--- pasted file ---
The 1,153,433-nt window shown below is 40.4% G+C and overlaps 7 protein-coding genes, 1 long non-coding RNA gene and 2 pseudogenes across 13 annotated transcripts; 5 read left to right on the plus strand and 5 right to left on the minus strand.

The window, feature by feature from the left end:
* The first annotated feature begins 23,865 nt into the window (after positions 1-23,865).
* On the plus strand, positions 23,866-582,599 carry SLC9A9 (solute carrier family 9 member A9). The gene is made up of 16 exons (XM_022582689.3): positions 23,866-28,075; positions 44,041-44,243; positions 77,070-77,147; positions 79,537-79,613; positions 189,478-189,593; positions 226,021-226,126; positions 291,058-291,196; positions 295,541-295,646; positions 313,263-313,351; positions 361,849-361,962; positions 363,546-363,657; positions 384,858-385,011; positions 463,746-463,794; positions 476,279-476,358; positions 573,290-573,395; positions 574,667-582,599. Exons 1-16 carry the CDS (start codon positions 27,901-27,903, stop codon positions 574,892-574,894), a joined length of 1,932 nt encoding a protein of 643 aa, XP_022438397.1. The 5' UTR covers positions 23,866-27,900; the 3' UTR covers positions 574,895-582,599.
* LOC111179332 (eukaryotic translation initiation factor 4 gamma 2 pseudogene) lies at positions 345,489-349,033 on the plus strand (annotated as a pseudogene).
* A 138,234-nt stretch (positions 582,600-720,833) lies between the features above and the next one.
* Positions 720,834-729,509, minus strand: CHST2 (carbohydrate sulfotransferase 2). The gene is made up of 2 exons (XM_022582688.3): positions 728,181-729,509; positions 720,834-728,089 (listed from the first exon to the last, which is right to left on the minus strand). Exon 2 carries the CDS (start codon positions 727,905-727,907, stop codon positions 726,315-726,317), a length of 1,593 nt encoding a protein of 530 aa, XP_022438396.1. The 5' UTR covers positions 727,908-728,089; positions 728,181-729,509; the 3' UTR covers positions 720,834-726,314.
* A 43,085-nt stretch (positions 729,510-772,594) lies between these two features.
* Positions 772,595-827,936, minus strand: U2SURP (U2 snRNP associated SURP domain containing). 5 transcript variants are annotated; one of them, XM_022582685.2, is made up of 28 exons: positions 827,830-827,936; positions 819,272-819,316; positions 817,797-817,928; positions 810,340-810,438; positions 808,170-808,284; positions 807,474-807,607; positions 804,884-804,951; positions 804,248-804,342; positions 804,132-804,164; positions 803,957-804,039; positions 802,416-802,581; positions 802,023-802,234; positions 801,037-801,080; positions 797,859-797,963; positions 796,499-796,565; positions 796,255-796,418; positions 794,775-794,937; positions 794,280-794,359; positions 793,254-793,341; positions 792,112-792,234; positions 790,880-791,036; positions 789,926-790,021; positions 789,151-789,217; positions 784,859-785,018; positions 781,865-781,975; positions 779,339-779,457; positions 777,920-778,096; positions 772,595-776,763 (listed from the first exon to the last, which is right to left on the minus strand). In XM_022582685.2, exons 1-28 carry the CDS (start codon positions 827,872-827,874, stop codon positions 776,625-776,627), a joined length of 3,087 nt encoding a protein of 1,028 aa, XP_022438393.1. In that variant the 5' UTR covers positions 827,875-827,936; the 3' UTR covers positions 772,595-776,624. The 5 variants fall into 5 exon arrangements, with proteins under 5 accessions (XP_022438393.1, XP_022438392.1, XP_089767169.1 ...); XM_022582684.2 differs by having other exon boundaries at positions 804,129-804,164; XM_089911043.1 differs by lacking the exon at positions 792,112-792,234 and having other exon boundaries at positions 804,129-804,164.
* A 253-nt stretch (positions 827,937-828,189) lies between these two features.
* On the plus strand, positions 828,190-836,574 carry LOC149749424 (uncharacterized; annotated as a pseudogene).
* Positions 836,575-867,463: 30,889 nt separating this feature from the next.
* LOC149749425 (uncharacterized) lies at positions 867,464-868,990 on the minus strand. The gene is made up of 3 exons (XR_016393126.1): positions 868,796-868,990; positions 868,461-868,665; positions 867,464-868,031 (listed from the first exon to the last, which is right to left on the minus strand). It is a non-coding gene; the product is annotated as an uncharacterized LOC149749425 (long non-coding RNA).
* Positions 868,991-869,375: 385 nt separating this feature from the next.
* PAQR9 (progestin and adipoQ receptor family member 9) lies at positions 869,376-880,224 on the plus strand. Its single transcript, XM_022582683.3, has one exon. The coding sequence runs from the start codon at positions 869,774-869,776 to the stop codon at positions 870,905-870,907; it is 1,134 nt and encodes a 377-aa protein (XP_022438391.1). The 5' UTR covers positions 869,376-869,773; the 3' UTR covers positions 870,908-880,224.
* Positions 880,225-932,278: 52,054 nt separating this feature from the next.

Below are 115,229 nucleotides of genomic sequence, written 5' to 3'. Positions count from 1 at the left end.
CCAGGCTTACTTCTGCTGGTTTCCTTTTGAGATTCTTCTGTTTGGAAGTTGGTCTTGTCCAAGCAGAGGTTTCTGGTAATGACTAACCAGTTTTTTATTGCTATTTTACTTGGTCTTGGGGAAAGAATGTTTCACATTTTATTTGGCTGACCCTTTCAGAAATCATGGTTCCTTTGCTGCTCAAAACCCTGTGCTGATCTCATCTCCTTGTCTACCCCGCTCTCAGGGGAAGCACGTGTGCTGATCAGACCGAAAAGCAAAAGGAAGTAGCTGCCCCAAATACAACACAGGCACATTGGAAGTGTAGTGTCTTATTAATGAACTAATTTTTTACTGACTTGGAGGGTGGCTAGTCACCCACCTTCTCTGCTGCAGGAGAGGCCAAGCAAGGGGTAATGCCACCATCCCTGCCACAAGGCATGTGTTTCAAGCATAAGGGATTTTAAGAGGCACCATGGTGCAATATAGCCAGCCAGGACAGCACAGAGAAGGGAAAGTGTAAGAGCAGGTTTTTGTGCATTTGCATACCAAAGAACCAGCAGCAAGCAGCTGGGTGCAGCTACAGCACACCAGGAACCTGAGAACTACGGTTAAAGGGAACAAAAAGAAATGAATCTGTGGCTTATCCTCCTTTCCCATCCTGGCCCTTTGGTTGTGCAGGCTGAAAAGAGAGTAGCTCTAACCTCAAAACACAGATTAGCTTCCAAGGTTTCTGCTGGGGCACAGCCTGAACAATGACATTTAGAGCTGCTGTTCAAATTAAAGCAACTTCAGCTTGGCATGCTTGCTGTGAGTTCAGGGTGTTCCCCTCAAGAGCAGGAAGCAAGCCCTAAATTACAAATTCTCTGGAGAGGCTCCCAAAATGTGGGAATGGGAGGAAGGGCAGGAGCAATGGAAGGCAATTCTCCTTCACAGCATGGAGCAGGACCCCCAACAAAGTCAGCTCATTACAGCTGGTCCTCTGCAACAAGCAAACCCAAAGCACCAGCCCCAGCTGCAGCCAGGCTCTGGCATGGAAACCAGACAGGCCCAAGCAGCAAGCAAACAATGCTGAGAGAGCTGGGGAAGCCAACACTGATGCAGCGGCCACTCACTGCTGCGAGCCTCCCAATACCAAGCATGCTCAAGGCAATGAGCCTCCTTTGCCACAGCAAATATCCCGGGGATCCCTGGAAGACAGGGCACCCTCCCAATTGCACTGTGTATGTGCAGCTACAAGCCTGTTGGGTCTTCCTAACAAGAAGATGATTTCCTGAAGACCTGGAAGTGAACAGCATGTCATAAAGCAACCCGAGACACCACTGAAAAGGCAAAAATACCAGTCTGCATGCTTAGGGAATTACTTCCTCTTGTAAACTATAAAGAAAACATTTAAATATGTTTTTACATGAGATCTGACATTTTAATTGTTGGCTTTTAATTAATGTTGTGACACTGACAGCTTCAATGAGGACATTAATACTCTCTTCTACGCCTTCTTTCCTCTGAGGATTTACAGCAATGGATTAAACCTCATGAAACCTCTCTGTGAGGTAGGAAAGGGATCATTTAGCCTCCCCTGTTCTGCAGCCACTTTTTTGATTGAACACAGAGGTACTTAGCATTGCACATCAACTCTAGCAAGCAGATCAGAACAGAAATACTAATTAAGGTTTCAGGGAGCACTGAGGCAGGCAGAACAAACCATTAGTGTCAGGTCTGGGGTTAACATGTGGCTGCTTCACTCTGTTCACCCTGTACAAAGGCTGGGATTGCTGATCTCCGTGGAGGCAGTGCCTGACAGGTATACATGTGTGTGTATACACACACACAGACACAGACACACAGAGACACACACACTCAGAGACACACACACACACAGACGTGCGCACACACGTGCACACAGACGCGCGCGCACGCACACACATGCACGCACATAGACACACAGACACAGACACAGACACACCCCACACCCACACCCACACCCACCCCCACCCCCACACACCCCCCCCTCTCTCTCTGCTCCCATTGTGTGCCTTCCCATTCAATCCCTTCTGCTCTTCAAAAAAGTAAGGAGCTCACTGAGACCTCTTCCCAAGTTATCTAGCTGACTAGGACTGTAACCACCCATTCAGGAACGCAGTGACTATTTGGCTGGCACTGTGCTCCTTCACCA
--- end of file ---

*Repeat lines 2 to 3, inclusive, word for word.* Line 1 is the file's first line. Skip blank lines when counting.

The window, feature by feature from the left end:
* The first annotated feature begins 23,865 nt into the window (after positions 1-23,865).